Non-Experimental, Quasi-Experimental and Experimental Research Designs

In an experimental study, a researcher aims to investigate:

  • Whether an independent variable (IV) does influence the dependent variable (DV) under study.
  • Or how much of the IV is required to bring about a desired level of the DV.
  • While controlling or holding constant all other IVs and potential intervening or extraneous variables (Zikmund, 2003).

The fundamental goal of experimental design is, logically enough, causal inference: demonstrating that, all other things held constant, an IV does lead to a change in the DV and that alternative explanations have been suitably accounted for (Creswell, 2009).

To illustrate the potential complexity and technical rigor of experimental research design, applying this to the aforementioned, submitted research problem requires considerable thought. One may choose to articulate the general research problem as “what interventions, applied while youthful offenders are in confinement, give the largest and more enduring gains in recidivism?” The choice of recidivism as the unequivocal, readily measurable, and desired end-goal of the correctional system is difficult to implement mainly because too many extraneous variables come into play during the three-year cut-off after the offender has been released. Instead, one should substitute an instrument or professional evaluation of rehabilitation, preferably one for which a benchmark was done at the start of confinement.

On the matter of interventions to be manipulated, one may subject matched groups to such treatments as counseling alone, skills training alone or remedial education alone. (It is also possible, of course, to manipulate these IVs for sub-types or degree of exposure.) If one is found to significantly decrease anti-social attitudes and violence-proneness better than others, the juvenile detention facility may opt to invest more time and money in that rehabilitation intervention.

In contrast, the quasi-experimental designs, otherwise designated field or natural experiments, lack random assignment to conditions. In non-experimental studies, on the other hand, the researcher has little control over the subjects or the research setting and hence, is not in a position to manipulate the IVs. Also termed correlational, passive, naturalistic, and observational (Coryn, 2009), widely-publicized examples of this are those reporting risk factors for lung or colon cancer (e.g., Willet, 2008).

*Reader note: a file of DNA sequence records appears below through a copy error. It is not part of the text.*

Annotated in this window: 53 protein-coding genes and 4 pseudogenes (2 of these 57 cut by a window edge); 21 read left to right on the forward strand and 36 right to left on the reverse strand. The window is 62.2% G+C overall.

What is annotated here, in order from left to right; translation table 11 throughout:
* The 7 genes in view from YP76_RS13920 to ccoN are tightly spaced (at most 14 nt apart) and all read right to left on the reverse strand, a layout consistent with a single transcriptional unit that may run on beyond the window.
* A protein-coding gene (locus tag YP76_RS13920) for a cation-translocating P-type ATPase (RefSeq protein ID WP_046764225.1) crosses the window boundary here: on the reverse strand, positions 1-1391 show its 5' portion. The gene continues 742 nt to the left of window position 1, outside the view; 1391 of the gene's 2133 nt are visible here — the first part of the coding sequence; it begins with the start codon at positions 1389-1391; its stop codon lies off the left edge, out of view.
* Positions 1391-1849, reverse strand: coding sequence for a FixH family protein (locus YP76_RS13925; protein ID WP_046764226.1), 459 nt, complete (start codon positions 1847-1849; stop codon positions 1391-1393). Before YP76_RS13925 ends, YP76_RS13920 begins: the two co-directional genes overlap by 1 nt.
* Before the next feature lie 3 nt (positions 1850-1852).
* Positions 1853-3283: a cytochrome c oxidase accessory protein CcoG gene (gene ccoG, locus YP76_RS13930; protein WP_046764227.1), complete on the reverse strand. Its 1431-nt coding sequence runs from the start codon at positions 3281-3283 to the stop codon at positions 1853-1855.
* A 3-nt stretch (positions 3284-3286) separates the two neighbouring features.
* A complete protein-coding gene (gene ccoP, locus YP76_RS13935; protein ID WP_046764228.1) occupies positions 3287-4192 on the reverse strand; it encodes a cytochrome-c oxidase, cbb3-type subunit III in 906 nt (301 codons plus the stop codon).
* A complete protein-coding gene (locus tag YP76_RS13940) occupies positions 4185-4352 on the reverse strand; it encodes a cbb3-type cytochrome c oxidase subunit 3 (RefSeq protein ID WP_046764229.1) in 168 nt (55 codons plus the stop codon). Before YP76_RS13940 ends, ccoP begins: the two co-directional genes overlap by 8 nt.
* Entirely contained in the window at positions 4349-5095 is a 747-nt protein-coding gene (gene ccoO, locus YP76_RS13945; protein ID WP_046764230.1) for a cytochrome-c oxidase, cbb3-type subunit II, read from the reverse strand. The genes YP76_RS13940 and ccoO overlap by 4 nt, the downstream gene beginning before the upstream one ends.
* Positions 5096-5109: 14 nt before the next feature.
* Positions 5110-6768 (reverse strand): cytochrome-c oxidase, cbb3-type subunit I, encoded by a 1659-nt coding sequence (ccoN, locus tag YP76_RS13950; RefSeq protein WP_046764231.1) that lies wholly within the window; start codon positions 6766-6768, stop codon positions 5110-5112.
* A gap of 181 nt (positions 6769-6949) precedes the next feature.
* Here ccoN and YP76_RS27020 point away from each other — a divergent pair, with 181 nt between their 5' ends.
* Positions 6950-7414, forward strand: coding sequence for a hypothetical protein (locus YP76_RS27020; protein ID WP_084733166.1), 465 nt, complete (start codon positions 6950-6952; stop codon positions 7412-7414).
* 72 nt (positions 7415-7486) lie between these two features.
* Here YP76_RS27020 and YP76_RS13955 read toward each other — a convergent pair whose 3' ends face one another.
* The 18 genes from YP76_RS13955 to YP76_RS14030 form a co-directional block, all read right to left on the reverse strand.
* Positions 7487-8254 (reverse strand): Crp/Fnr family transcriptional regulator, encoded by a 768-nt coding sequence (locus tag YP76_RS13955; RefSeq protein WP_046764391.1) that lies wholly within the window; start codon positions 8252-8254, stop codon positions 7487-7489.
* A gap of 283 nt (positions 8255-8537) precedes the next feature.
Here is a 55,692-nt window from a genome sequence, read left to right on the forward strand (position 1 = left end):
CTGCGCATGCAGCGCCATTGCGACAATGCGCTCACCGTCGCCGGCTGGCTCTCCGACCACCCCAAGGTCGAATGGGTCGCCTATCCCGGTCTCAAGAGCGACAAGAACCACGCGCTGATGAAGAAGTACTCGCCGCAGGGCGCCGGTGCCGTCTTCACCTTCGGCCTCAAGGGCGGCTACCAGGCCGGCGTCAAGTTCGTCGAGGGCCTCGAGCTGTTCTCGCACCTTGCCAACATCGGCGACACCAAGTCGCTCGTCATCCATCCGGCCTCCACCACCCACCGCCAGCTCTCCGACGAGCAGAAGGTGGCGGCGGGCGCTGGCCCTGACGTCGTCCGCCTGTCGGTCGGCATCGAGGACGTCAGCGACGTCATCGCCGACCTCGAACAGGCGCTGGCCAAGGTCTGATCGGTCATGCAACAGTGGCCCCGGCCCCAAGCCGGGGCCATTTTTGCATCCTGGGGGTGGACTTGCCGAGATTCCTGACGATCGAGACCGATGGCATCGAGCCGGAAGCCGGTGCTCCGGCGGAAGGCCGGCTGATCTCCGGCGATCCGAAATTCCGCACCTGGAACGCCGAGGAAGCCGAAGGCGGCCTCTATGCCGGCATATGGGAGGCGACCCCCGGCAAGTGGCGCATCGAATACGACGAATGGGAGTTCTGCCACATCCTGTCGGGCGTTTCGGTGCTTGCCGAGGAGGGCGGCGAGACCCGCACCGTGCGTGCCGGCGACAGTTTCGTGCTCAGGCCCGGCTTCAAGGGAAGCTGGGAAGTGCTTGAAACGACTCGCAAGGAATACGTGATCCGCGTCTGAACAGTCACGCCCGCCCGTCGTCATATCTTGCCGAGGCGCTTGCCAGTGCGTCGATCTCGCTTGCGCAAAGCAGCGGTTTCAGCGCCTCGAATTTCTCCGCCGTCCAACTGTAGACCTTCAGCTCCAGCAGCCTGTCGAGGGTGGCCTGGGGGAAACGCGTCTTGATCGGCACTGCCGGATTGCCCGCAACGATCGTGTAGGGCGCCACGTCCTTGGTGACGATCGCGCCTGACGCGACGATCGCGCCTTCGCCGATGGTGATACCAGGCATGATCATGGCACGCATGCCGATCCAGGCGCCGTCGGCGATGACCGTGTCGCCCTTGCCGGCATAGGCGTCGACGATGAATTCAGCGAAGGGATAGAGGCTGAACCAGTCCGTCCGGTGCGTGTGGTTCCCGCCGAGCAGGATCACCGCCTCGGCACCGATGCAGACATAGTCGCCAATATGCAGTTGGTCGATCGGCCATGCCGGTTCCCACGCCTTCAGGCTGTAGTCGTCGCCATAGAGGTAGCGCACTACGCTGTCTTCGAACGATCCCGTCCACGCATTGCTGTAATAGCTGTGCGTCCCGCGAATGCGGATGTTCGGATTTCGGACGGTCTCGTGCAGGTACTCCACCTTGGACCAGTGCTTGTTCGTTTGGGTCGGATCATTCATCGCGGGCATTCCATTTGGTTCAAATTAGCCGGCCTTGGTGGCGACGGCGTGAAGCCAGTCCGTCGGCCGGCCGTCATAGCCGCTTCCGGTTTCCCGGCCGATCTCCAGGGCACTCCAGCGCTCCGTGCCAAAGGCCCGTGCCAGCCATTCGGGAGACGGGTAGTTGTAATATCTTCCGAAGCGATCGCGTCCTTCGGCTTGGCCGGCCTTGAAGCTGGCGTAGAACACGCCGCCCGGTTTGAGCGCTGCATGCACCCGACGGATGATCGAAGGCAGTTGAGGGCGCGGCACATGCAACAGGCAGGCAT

1. Barnhart, T. E. (2009). The criminal youth inmate subculture. Corrections Connection.
  2. Castillo, R., Sessions, W. K. III, Steer, J. R., Hinojosa, R. H., Horowitz, M. E., O’Neill, M. E., Reilly, E. F. Jr. & Rhodes, D. J. (2004). Measuring recidivism: The criminal history computation of the federal sentencing guidelines. U. S. Sentencing Commission 15-Year Report.
  3. Connecticut State Police Crime Analysis Unit (2008). Uniform crime reports: Publications & queriable statistics.
  4. Coryn, C. L. S. (2009). What is social science research and why would we want to evaluate it? In C. L. S. Coryn, Evaluating social science research: A handbook for researchers, instructors, and students (pp. 1-14). New York, NY: Guilford.
  5. Cozby, P. C. (2009). Methods in behavioral research (10th ed.). Boston: McGraw Hill Higher Education.
  6. Creswell, J. W. (2009). Research design: Qualitative, quantitative, and mixed methods approach (3rd ed.). Thousand Oaks, CA: Sage Publications.
  7. Domino, G. & Domino, M. L. (2006) Psychological testing : An introduction (2nd ed.) Cambridge, UK: Cambridge University Press.
  8. Gromet, D. M., (2009). Restoration and retribution: People’s negotiation of multiple responses to wrongdoing. (Unpublished Dissertation: Princeton University).
  9. Maxfield, L. D. (2005). Measuring recidivism under the federal sentencing guidelines. Federal Sentencing Reporter, 17 (3): 166-170.
  10. Montana Dept. of Corrections (2008). Recidivism definition adopted. Correctional Signpost, pp. 1-2.
  11. Trochim, W., & Donnelly, J. (2008). The research methods knowledge base (3rd ed.). Mason, OH: Cengage.
  12. Willett, W. C. (2008). Epidemiologic studies of diet and cancer. Medical Oncology, 7 (2-3): 93-97.
  13. Zikmund, W. (2003). Business research methods (7th ed.). Thousand Oaks, CA: Thomson/South-Western.